A rate shopper is a tool that automatically checks the prices of selected hotels for a given date.

NB: This is an article from HowsMyRate, one of our Expert Partners

The user can choose which source they would like to have their prices taken from, and select the date span and number of hotels to check. This gives a detailed overview of the market and rates state at the given moment.

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In every market, competitive price information is critical for making day-to-day business decisions – a small, barely noticeable price increase can generate significant revenue benefits when one takes into consideration the overall yearly scale. Meanwhile, missing an insight on competition and having prices that are too low can affect your demand.

The power of increasing prices and scale

It’s important to understand how these actions can bring actual tangible results in one’s revenue management. Let’s look at this example: here we have a small hotel with 52 rooms, 65% occupancy and an average price of 134 € . In this case, a small increase in price by a mere 2 € would benefit the yearly revenue by the sum of 24 674 €.

Many hoteliers tend to underestimate the power of increasing prices and scale. Why? Many consider applying price changes only several times per year only, those being significant changes, that affect the demand and competition. While the trick to success is to be able to increase the price when not noticeable (without impacting the demand or competition) as often as one can. You can read about it in more detail in one of our latest articles.

To be able to do that, competition price intelligence (delivered by rate shopping tools) is needed to understand when the best moment is to increase the price and by how much. This is a good strategy for longer-term benefits.

Rate Shopper’s benefit of the application of variable costs

Rate shoppers help hoteliers to act on price upon costs. When a hotel has established its’ variable costs per room (costs that occur when a room is sold), it can lower the price to save on costs.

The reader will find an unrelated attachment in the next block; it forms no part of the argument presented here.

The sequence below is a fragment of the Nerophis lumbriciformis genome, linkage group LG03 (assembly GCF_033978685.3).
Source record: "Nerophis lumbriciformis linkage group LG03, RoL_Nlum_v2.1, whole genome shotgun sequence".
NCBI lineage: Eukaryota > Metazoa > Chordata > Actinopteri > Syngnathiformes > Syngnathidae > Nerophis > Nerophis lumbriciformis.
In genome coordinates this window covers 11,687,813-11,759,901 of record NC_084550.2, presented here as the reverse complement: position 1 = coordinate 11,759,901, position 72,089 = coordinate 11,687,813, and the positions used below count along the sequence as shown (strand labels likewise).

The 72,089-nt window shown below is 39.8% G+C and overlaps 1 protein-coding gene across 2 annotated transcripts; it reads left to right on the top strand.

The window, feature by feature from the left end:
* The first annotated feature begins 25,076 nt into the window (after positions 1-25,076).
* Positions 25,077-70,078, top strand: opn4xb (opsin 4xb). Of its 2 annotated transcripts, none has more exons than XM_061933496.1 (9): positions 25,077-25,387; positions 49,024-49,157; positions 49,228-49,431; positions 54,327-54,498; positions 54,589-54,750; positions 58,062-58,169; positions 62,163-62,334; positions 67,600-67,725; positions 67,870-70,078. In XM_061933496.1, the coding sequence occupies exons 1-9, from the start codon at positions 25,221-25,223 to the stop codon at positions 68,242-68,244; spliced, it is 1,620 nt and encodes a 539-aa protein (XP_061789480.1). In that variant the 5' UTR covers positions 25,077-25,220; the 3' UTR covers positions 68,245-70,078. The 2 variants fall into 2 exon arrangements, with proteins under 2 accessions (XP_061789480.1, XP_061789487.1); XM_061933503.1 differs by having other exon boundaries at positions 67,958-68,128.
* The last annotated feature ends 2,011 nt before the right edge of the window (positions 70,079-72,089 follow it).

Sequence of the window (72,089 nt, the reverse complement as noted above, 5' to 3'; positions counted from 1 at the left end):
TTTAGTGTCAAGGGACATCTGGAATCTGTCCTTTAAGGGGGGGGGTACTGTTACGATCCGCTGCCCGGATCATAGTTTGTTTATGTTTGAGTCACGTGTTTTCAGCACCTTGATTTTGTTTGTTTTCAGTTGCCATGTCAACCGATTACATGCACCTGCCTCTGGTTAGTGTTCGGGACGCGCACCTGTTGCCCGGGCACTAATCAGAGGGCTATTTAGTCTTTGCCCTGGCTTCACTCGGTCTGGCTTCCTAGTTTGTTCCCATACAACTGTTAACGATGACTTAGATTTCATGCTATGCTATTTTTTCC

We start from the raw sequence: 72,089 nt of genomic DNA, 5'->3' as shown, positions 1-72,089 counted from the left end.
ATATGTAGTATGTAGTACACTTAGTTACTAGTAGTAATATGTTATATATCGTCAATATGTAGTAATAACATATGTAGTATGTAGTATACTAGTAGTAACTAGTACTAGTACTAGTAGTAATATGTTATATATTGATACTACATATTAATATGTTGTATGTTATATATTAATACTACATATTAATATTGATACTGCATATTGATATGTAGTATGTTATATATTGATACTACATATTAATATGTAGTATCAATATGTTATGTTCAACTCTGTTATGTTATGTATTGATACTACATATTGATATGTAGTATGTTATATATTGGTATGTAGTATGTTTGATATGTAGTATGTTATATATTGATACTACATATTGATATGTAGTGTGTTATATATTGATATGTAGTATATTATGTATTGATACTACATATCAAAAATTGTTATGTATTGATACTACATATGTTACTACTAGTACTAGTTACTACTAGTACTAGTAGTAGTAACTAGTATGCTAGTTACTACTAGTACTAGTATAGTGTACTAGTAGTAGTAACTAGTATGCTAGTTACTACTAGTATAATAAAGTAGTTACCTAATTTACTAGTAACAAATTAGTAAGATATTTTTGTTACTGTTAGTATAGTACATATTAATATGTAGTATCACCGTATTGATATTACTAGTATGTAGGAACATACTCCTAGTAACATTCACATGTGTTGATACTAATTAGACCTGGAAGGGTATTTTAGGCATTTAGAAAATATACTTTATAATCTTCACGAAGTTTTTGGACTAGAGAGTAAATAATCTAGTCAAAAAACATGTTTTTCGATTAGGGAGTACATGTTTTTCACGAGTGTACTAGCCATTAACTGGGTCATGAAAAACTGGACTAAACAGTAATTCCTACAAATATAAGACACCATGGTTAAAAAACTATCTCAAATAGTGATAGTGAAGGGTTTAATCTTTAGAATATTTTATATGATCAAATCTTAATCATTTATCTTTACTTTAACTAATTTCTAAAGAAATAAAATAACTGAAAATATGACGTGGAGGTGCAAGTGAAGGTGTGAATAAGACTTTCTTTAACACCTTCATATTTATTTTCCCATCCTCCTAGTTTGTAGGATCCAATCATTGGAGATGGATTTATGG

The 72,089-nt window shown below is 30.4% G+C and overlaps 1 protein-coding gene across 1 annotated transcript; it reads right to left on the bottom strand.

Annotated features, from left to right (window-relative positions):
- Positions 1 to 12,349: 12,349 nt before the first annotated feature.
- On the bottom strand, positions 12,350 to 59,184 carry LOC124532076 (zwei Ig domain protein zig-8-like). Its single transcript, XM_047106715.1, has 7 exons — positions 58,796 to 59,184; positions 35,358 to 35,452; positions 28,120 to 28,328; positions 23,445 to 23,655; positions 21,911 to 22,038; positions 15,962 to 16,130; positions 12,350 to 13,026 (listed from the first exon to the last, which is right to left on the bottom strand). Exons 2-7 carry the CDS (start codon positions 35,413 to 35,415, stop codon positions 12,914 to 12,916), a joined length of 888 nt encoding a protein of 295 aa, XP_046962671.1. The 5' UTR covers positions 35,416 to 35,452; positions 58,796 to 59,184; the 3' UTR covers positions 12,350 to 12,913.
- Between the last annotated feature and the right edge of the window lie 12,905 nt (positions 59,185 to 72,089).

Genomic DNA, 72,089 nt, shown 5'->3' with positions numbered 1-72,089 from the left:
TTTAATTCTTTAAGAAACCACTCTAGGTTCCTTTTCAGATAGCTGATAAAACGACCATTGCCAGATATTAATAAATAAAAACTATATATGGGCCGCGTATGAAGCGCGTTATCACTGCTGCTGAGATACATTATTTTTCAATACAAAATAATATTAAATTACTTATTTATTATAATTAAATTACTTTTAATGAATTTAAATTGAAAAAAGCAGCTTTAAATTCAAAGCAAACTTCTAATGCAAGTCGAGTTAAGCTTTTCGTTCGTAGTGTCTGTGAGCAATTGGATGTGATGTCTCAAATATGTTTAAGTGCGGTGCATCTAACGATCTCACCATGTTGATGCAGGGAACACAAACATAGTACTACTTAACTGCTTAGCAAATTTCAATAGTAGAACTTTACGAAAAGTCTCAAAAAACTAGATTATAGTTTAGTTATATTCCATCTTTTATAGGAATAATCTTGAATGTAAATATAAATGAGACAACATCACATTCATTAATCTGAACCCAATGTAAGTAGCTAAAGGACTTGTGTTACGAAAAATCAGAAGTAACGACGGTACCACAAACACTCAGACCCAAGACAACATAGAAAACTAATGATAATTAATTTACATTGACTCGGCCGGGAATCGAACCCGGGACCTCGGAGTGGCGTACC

Let’s look at another example: a hotel room’s price is 80 € and they have established their variable cost per room to be 20 €. The hotel possesses a fixed cost (costs that occur regardless of if the room was sold or not) of 40 €. So when the hotel sells a room, it generates 80 € in revenue. However, because of the costs of 20 € and 40 €, the profit for that room is 20 €. However, when the hotel does not sell the room, it does not have any revenue, just the fixed cost of that room, so it results in 40 €.

In every rational market, demand observes price-sensitive segments – demand that would buy a product if the price was lower. So now, the hotel needs to answer a question – if they lower the price, would they sell an empty room that costs them 40 € every night? And then how low they can go with the price.

The answer to the first question is simple: the hotel will not know until it tries.
The answer to the second question is twofold: long-term and short-term.

From a long-term perspective, the average price hotel sells should be anything but higher than costs. So the minimum price in our example should be higher than 60 €. The price of 60 € is a break-even price.

But in a short-term perspective – the situation may require the hotel, to drop the price to decrease the costs.

To demonstrate it in the most understandable way, take a look at this example:

In line 1, there is a scenario where one sells the room at a given price of 80 €. That way there is a profit of 20 €.

In line 2, there is a scenario where one does not sell a room at all, the loss being 40 €. Every unsold room is a cost and a revenue loss. On a scale of a year, the loss is significant.
But if the market is price sensitive, it is likely that dropping the price below the costs can sell the room. What happens then?

In line 3, there is a sale of the room below the break-even point for 50 €. The revenue is 50 €, the cost is 60 €, and the loss results in minus 10 €, which is four times lower than the loss from not selling the room.
And so it goes in lines 4,5,6 to show how dropping the price of an un-sold room can decrease the loss when sold for that price.

This action is good only for short-term perspectives, but again, requires a rate shopper to identify competition prices and understand what price is low enough to generate demand or which price will dump competition as in too low price.

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